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The Battalion

The Student News Site of Texas A&M University - College Station

The Battalion

The Student News Site of Texas A&M University - College Station

The Battalion

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The BattalionMay 4, 2024

From the Land of the Long White Cloud to the Lone Star State

Photo courtesy of Texas A&M Rugby

James Lowrey wraps up an opponent in an Auckland Premier Club Rugby match in 2011.


Every morning, Texas A&M’s head rugby coach James Lowrey wakes up, walks his dog Nacho and prepares for his team’s upcoming match. Across the world, his hometown in Auckland, New Zealand, still slumbers, unaware of Lowrey’s dedication to bringing rugby to the forefront of the Lone Star State.
In New Zealand, rugby is everything.
“It’s a part of our life,” Lowrey said. “It’s a part of our New Zealand psyche. It’s a pioneer game.
“A lot of people who wanted a different life came to New Zealand,” Lowrey said.
Lowrey played rugby throughout his childhood. After attending film school in New Zealand, Lowrey headed to Los Angeles to pursue a career in film, a decision he said he considered for quite some time.
“With movies being my first love at the time, I had always had a desire to come to the United States,” Lowrey said. “When mum passed after a couple years, it changed my whole life … She was the love of my life, so it kind of compelled me to go and live my life, and she insisted on that.”
The love of rugby never left him. A chance meeting with friends at a rugby tour in Vancouver, British Columbia convinced Lowrey to come to Texas to play for the Austin Blacks. During his time in Austin, Lowrey would marry, “[settle] down” and become the forwards coach for Austin Westlake.
“The backs coach was an Aggie,” Lowrey said. “I went to L.A. … that fell through. I came back to Texas, and all the while I stayed connected with Aaron Cahoon who was the Aggie. He said ‘A&M wasn’t doing too hot – why don’t you come and take the job?’ So I came back, took the job.”
Since arriving at A&M in 2015, Lowrey has done more than just right the ship for a once-middling A&M rugby program. A&M rugby has won multiple Red River Rugby Conference championships and had a player drafted in the 2022 Major League Rugby draft. Jason Tidwell was selected 10th in the third round to join the Dallas Jackals, according to the Dallas Jackals.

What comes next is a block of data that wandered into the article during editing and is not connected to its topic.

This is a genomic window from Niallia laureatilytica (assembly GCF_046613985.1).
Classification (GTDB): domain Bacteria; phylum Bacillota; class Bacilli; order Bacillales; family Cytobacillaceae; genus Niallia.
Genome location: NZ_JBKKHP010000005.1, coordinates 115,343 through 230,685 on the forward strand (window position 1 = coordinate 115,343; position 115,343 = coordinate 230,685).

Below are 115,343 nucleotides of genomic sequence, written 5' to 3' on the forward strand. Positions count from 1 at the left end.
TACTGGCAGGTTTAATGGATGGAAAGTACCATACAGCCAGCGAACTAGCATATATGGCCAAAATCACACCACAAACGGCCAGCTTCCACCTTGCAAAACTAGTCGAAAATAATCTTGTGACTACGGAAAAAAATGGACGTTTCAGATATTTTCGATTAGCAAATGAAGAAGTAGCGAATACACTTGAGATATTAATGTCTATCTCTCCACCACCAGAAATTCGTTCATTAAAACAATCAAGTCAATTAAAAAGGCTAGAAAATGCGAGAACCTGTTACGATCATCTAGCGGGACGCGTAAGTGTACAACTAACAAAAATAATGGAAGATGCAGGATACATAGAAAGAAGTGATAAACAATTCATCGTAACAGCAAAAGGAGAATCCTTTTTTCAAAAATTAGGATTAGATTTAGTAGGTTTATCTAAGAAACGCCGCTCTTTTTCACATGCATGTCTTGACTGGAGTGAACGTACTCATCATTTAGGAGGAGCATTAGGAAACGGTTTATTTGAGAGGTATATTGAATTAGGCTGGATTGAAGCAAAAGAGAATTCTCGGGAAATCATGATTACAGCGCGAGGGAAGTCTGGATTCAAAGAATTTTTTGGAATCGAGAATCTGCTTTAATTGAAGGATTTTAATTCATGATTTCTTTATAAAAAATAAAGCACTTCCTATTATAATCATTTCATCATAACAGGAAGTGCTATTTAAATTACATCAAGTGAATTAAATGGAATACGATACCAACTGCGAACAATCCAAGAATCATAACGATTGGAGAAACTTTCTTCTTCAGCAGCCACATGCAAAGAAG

Rugby is not currently an NCAA sport, according to, but Lowrey said he believes rugby’s U.S. future is bright.
“This country could be a powerhouse,” Lowrey said, “and then universities could reach a point where [they say] ‘Okay, rugby’s a big sport. What can we do for you and what can you do for us?’”
Not only does Lowrey believe America would benefit physically from rugby, he said players benefit psychologically from the values rugby instills.
“Specifically, work ethic,” Lowrey explained. “[Rugby is] a constant barrage on your character. I think that work ethic from helping your teammates is constant, and I think a lot of these boys struggle with attention.”
Those sentiments have been embraced by many of Lowrey’s players.
“One of those things [Lowrey values] is hard work and intention,” senior A&M scrum-half Matthew Mancillas said. “You need to go into everything with intention … It plays a factor on the field, but also off the field.”
On Tuesday, Dec. 13, @AggieRugbyFC announced on Instagram that after eight years, Lowrey had decided to leave his position as head coach for the Aggies.
On-field production is not the only thing Lowrey has taken away from coaching rugby.
“I’ve been invited to countless weddings with my young men,” Lowrey said. “And that’s what pays off. You don’t do it for the money. You do it for the people.”
A people-first mentality has been embraced – even cherished – by members of the rugby club.
“He’s a genuine, kind soul,” Manuel Zapata Sanchez said. “I lived with him for 10 days,” noted the senior A&M who plays first ⅝ on the team.
“If it were up to him, he wouldn’t charge me a dime,” Sanchez added. “He doesn’t care about that.”
That culture is simply indicative of rugby, Lowrey said, and perhaps the greatest benefit if people in the United States really embraced the sport.
“It’s an antidote for a lot of things that don’t need to be ailing us,” Lowrey said. “Rugby encompasses all. It’s a universal bond … Rugby has been a constant gift to me, and it’s something I’d like to help others share. A light to a pathway that they could probably enjoy themselves [in].”
Hunter Mitchell is a sport management junior and contributed this piece from the course Journalism 359: Reporting Sports to The Battalion.

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